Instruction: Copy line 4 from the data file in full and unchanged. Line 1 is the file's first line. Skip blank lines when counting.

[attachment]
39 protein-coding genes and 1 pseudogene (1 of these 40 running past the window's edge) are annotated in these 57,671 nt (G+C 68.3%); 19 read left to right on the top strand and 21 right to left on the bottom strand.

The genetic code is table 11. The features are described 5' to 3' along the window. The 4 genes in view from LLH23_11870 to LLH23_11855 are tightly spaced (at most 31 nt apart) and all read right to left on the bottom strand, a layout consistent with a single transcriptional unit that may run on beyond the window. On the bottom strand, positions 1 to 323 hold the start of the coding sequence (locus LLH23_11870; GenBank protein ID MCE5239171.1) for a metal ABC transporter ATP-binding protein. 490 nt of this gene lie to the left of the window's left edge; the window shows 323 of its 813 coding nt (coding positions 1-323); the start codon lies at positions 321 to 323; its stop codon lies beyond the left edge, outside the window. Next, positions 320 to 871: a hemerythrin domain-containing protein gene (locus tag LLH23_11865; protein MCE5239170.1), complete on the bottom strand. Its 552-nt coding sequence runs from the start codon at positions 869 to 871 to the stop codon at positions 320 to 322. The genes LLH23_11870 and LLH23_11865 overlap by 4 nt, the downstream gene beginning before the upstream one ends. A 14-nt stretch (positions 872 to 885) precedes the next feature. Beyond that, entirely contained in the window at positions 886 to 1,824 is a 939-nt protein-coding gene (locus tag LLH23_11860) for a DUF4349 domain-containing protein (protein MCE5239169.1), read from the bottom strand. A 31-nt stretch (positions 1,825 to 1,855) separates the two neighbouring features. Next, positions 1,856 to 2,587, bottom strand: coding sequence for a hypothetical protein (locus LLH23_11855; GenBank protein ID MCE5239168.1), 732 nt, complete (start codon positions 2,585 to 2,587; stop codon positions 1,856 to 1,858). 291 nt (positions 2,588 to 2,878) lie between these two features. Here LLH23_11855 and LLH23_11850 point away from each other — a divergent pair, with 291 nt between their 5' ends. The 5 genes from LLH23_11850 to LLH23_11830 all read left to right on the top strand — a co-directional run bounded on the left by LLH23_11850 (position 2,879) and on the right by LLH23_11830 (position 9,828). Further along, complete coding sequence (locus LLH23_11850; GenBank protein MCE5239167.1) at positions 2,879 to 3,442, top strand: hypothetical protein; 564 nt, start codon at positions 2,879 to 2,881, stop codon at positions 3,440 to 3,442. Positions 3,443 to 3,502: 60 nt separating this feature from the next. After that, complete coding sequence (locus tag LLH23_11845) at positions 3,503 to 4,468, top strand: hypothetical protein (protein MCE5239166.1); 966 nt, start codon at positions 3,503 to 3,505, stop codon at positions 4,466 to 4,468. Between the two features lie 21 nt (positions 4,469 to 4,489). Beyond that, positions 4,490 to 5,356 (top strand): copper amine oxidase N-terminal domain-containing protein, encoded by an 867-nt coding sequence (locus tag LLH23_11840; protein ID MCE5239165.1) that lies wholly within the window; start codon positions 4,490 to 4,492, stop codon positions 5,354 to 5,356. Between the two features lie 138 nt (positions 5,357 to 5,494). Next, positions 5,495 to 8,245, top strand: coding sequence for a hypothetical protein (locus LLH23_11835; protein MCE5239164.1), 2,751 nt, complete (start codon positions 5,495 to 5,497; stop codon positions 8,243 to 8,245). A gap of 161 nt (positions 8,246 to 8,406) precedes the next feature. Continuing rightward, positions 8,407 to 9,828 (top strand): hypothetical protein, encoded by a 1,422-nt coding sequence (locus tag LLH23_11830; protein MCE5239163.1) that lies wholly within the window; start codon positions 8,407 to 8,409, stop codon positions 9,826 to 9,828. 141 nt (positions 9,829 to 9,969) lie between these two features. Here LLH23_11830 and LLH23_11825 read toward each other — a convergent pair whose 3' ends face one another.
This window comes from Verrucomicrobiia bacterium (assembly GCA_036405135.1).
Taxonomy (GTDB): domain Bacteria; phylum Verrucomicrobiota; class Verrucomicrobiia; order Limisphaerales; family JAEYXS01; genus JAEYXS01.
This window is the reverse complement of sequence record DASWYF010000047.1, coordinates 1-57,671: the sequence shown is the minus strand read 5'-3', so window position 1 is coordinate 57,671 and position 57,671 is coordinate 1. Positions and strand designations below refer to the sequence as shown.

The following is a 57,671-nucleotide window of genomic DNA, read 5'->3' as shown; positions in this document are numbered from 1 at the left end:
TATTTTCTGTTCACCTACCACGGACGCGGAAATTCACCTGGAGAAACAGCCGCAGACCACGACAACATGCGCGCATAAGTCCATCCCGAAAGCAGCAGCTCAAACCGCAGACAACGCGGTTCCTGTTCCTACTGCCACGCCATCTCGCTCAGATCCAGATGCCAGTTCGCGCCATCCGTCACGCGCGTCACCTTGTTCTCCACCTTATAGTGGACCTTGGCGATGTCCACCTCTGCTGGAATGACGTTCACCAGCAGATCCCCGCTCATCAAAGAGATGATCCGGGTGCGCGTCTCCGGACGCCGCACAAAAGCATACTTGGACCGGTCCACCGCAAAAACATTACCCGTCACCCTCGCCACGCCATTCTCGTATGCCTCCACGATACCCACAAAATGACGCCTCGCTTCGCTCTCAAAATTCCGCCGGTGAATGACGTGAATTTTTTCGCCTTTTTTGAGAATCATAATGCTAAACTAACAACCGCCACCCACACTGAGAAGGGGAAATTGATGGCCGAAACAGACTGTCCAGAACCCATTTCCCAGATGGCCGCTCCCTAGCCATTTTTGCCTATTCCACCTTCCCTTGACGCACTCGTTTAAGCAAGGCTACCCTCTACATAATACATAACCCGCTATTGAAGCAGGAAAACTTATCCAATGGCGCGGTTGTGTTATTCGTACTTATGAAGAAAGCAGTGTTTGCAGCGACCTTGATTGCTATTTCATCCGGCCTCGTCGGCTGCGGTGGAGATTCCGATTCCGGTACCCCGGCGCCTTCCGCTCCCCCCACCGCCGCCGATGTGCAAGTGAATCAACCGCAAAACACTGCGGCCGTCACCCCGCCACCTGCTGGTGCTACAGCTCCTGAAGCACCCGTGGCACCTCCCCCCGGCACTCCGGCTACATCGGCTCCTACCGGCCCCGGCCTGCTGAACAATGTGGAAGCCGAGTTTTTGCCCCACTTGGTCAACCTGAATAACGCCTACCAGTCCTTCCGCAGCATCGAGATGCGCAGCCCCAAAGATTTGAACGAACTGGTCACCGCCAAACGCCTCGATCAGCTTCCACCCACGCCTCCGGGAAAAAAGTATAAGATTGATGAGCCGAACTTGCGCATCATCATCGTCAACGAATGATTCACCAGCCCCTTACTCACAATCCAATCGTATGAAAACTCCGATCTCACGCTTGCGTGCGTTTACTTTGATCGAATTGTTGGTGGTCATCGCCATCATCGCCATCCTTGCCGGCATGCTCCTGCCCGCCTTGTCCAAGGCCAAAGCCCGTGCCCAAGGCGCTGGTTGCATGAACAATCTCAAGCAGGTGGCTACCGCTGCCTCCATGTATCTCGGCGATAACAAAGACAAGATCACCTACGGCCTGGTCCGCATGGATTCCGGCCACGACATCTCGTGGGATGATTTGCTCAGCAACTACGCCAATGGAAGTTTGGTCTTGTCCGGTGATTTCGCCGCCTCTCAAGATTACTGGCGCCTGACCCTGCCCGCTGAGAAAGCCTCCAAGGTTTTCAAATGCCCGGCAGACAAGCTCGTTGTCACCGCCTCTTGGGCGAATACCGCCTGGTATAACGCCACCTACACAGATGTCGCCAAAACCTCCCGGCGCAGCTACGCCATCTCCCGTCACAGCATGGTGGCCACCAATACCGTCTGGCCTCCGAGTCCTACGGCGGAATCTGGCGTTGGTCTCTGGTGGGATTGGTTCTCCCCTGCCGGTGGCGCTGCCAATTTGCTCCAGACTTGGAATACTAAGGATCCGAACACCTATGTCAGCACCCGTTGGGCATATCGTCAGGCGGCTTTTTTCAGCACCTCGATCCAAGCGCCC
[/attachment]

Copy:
Taxonomy (GTDB): domain Bacteria; phylum Verrucomicrobiota; class Verrucomicrobiia; order Limisphaerales; family JAEYXS01; genus JAEYXS01.